CD6 will be a component set that features a longitudinal engine with RWD/AWD capability that will underpin both CUV's like Explorer/Aviator, and also cars like Mustang/Lincoln coupe and Continental. CD6 will also have hybrid/PIH capability built in, not appended on. No one seems sure if CD6 will also be capable of transverse applications. Rather than think of a platform, think of a set of components that can be shared across lines - somewhat similar to MQB from VW. Ford seems to be trying very hard to keep info on the down low, but tidbits are leaking here and there - such as the link I posted earlier in the thread.
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  #336  
Old 02-15-2018, 12:30 AM
Levi Levi is offline
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Originally Posted by 62Lincoln View Post
Current speculation has it that Ford will migrate Fusion to a stretched C chassis (from the Focus) in the same way that Civic/Accord and Corolla/Camry share their chassis. Included on this chassis will be Escape, a smaller than Escape CUV (not Ecosport), the Lincoln variants of same, and perhaps others I'm not recalling at the moment.

CD6 will be a component set that features a longitudinal engine with RWD/AWD capability that will underpin both CUV's like Explorer/Aviator, and also cars like Mustang/Lincoln coupe and Continental. CD6 will also have hybrid/PIH capability built in, not appended on. No one seems sure if CD6 will also be capable of transverse applications. Rather than think of a platform, think of a set of components that can be shared across lines - somewhat similar to MQB from VW. Ford seems to be trying very hard to keep info on the down low, but tidbits are leaking here and there - such as the link I posted earlier in the thread.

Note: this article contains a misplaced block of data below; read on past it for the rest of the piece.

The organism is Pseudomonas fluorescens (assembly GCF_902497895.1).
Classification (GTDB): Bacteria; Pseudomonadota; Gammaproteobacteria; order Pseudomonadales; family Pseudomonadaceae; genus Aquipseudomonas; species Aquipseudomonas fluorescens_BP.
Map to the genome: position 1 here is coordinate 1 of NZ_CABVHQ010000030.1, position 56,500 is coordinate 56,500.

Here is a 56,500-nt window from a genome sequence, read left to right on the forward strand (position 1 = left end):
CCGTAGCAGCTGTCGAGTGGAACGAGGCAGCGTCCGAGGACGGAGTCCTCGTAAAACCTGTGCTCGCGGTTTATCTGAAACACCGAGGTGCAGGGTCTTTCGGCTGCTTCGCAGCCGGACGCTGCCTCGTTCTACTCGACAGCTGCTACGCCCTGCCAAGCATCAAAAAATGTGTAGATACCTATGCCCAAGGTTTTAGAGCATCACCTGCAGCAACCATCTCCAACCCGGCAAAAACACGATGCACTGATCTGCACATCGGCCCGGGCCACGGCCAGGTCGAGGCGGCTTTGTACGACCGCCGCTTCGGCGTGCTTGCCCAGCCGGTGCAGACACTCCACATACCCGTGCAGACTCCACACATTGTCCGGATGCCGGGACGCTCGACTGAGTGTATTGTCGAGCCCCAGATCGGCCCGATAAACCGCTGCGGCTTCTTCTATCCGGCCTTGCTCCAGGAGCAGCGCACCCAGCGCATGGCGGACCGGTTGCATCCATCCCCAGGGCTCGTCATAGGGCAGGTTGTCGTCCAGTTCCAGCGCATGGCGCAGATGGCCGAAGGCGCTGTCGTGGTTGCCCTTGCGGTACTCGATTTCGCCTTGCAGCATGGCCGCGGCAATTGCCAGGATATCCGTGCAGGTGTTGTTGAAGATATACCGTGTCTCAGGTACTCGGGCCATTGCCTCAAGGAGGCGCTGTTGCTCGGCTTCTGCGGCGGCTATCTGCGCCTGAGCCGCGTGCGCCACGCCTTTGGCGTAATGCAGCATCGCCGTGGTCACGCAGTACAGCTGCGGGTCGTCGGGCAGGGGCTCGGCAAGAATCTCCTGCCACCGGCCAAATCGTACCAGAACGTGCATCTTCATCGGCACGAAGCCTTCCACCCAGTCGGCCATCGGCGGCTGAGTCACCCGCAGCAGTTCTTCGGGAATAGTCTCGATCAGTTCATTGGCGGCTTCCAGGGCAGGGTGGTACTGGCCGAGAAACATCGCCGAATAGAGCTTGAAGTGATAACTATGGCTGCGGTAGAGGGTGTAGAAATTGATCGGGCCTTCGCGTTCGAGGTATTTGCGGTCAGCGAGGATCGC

This is very interesting, and would be a very good thing. It supports my opinion that FWD is cheap. I will be pleased to non premium RWD cars, because premium cars are overrated.
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  #337  
Old 02-15-2018, 02:05 AM
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Except that the transverse front-engine with RWD rumor is also being floated.

I wouldn't mess with the Fusion as a SuperFocus. I'd just import the Taurus from China, call it a Fusion, and let it be.
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  #338  
Old 02-15-2018, 08:41 AM
mick78 mick78 is offline
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Originally Posted by swizzle View Post
Except that the transverse front-engine with RWD rumor is also being floated.

I wouldn't mess with the Fusion as a SuperFocus. I'd just import the Taurus from China, call it a Fusion, and let it be.
THe Chinese Taurus IMO looks even older than the current Fusion; Not so sure that tit would work as a replacement; And, unless it goes RWD, pretty sure it will migrate to the next Focus FWD platform at some point;
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  #339  
Old 02-15-2018, 02:09 PM
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swizzle swizzle is offline
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THe Chinese Taurus IMO looks even older than the current Fusion; Not so sure that tit would work as a replacement; And, unless it goes RWD, pretty sure it will migrate to the next Focus FWD platform at some point;
The Fusion is a CamCord player in a declining market. The Chinese Taurus would work just fine for that purpose.
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  #340  
Old 02-16-2018, 01:51 AM
boston boston is offline
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Makes me wonder what will become of the Mustang.....